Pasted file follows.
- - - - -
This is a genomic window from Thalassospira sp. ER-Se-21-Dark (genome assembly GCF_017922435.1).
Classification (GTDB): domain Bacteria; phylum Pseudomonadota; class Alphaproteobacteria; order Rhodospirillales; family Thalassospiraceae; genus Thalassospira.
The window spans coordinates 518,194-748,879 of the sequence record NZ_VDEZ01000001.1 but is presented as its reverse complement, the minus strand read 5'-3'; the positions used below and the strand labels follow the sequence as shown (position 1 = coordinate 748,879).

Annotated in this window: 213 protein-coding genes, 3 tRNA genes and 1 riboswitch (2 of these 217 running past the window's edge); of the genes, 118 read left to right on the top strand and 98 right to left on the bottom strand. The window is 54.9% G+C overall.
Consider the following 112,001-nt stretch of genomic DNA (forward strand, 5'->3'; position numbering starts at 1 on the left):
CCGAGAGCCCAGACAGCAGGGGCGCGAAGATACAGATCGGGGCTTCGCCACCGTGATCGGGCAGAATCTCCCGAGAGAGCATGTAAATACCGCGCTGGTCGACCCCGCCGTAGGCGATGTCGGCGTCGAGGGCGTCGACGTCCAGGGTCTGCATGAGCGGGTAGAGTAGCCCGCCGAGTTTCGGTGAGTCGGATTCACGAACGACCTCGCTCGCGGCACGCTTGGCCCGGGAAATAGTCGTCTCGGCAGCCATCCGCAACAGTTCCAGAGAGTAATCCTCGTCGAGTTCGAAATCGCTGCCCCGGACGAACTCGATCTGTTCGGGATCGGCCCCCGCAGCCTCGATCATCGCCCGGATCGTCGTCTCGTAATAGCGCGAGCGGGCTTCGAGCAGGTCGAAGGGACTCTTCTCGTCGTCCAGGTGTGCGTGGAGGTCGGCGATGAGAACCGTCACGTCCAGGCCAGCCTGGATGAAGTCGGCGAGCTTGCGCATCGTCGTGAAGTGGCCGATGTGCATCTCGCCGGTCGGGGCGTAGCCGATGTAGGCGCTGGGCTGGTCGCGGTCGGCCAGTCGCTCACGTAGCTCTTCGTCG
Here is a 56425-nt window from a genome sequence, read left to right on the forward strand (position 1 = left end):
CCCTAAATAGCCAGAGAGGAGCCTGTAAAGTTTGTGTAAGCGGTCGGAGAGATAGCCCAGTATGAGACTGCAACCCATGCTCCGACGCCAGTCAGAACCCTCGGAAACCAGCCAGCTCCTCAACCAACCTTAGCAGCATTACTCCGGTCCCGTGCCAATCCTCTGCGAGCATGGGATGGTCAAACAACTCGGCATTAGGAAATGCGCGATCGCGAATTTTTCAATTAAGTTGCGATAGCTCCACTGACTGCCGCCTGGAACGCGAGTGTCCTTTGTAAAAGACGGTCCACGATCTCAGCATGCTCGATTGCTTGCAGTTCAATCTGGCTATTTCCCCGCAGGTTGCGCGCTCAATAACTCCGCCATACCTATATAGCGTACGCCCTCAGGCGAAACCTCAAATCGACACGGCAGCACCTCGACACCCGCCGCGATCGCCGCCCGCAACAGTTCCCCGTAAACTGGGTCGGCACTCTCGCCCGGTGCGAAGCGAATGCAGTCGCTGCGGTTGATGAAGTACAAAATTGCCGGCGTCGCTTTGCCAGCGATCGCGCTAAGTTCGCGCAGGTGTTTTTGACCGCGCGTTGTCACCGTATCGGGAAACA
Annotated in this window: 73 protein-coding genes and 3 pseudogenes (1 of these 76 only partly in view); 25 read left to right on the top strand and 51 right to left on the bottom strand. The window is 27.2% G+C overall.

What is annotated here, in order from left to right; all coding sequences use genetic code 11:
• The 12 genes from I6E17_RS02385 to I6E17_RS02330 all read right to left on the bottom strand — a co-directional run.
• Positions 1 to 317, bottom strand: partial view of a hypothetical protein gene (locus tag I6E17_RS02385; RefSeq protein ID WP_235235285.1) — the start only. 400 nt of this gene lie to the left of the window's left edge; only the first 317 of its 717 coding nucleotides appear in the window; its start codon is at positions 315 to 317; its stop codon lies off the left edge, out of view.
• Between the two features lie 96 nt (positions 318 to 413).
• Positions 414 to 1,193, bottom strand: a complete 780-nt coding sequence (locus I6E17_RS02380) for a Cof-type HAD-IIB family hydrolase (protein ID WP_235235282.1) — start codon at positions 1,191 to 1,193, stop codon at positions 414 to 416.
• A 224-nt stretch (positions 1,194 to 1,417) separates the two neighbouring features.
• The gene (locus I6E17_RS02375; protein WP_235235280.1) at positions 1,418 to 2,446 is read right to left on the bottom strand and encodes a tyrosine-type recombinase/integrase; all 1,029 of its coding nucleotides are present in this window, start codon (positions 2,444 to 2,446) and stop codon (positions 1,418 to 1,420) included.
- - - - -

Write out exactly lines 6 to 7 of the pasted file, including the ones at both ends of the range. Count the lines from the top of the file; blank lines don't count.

CCGAGAGCCCAGACAGCAGGGGCGCGAAGATACAGATCGGGGCTTCGCCACCGTGATCGGGCAGAATCTCCCGAGAGAGCATGTAAATACCGCGCTGGTCGACCCCGCCGTAGGCGATGTCGGCGTCGAGGGCGTCGACGTCCAGGGTCTGCATGAGCGGGTAGAGTAGCCCGCCGAGTTTCGGTGAGTCGGATTCACGAACGACCTCGCTCGCGGCACGCTTGGCCCGGGAAATAGTCGTCTCGGCAGCCATCCGCAACAGTTCCAGAGAGTAATCCTCGTCGAGTTCGAAATCGCTGCCCCGGACGAACTCGATCTGTTCGGGATCGGCCCCCGCAGCCTCGATCATCGCCCGGATCGTCGTCTCGTAATAGCGCGAGCGGGCTTCGAGCAGGTCGAAGGGACTCTTCTCGTCGTCCAGGTGTGCGTGGAGGTCGGCGATGAGAACCGTCACGTCCAGGCCAGCCTGGATGAAGTCGGCGAGCTTGCGCATCGTCGTGAAGTGGCCGATGTGCATCTCGCCGGTCGGGGCGTAGCCGATGTAGGCGCTGGGCTGGTCGCGGTCGGCCAGTCGCTCACGTAGCTCTTCGTCG
Here is a 56425-nt window from a genome sequence, read left to right on the forward strand (position 1 = left end):